Project title: Tight-binding approach to the electronic and optical properties of conjugated molecular materials

Supervisors: Professor Jenny Nelson, Dr Jarvist Frost and Dr Kim Jelfs

Project description:

Organic semiconductors (OSCs) have attracted interest due to their processing advantages and unique properties, such as flexibility. OSCs have applications in optoelectronic devices such as OLEDs, thin film transistors and organic photovoltaics (OPVs) [1]. The performance of such devices is determined by the electronic transport properties of OSCs, which are modified for different chemical structures [2]. Therefore, good models of the electronic properties and charge transport that take into account the physical and chemical properties of OSCs are needed.

Charge transport in molecular electronic systems is usually modelled either in a hopping picture, where charges are assumed to localise on individual molecules and move by a hopping process, or in a band picture where charges are assumed to delocalise over space as in conventional semiconductors [1]. There are few models that can account for partial delocalisation of charges across molecular sites and for the transport of charge in such intermediately coupled systems [3] [4].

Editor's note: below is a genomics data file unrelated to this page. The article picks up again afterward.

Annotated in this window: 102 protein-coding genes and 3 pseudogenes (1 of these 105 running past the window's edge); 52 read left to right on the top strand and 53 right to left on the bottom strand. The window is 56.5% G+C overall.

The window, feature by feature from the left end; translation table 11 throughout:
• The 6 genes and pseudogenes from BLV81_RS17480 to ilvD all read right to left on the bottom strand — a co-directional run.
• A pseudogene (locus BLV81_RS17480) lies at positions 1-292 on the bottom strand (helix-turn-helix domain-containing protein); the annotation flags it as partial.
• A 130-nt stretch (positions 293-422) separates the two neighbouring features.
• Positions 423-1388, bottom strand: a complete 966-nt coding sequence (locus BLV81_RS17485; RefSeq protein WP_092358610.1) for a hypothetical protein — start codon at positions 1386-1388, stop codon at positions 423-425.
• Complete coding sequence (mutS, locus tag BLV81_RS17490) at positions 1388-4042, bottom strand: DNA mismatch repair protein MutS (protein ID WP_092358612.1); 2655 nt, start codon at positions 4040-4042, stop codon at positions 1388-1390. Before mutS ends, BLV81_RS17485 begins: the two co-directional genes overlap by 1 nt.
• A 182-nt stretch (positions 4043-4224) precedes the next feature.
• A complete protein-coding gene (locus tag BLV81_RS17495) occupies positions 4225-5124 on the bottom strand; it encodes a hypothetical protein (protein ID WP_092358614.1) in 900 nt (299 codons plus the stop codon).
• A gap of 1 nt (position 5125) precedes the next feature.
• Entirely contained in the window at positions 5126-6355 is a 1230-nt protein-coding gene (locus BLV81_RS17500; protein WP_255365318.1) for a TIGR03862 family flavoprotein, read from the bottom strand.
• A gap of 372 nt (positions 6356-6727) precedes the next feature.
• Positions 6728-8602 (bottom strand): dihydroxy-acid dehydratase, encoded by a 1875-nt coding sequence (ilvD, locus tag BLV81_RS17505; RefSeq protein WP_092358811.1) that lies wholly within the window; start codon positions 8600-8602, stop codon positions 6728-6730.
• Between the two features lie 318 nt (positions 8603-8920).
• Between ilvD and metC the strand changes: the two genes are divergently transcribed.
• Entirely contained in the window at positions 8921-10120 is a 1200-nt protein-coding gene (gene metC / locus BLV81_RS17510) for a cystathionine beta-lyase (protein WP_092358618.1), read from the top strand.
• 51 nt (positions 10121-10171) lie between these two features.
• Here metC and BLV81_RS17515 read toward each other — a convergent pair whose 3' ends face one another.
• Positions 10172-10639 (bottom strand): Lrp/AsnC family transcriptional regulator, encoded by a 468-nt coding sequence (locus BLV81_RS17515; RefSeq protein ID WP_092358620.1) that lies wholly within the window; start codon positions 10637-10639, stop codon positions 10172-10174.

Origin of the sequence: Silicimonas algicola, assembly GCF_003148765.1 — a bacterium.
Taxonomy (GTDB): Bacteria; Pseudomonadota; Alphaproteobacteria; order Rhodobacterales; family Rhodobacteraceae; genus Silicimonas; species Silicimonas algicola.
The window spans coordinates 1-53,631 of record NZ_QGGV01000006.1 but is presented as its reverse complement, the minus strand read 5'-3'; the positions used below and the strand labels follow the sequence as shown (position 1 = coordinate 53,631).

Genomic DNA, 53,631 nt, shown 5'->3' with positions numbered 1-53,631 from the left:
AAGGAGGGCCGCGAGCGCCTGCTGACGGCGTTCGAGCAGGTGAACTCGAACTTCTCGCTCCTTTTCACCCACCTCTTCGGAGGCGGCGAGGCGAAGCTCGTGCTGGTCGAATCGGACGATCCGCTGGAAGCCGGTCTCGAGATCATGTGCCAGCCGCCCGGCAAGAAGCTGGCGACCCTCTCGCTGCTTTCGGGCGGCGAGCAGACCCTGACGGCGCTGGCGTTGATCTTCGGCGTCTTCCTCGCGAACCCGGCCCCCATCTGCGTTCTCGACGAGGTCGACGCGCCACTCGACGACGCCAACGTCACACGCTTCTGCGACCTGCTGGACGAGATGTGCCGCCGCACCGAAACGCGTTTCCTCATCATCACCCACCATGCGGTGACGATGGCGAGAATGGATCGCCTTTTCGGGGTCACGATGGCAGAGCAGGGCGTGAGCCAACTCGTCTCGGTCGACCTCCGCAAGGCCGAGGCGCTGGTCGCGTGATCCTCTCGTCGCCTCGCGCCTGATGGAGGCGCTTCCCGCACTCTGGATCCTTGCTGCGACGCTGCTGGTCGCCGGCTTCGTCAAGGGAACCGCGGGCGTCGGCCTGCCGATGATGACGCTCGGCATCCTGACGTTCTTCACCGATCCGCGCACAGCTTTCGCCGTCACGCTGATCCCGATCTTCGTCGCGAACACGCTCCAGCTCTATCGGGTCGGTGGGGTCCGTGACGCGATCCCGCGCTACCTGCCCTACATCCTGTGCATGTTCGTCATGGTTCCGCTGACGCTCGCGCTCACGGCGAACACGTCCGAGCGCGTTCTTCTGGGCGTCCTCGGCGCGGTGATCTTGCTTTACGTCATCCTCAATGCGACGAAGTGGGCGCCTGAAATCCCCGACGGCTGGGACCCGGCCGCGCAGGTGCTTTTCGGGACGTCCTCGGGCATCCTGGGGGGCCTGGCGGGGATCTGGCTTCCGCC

The aim of the research is to develop a model that uses a tight binding method to determine the states of such systems and study charge transport. We tested the model with fullerene molecules (where electrical properties have been experimentally determined) to investigate the effect on mobility of disorder and polaron formation. We intend to apply it to other conjugated molecules, along with quantum chemical and DFT calculations, to investigate electronic properties where they are less well known. 

[1] H. Hoppe and N. S. Sariciftci, Journal of Materials Research, vol. 19, pp. 1924–1945, 2011.
[2] J. Nelson, J. Kwiatkowski, J. Kirkpatrick et al., Accounts of Chemical Research 42 (2009) 1768-1778.
[3] F. Gajdos, H. Oberhofer, M. Dupuis et al., Journal of Physical Chemistry Letters 4 (2013) 1012-1017.
[4] D. Cheung and A. Troisi, Journal of Physical Chemistry C 114 (2010) 20488.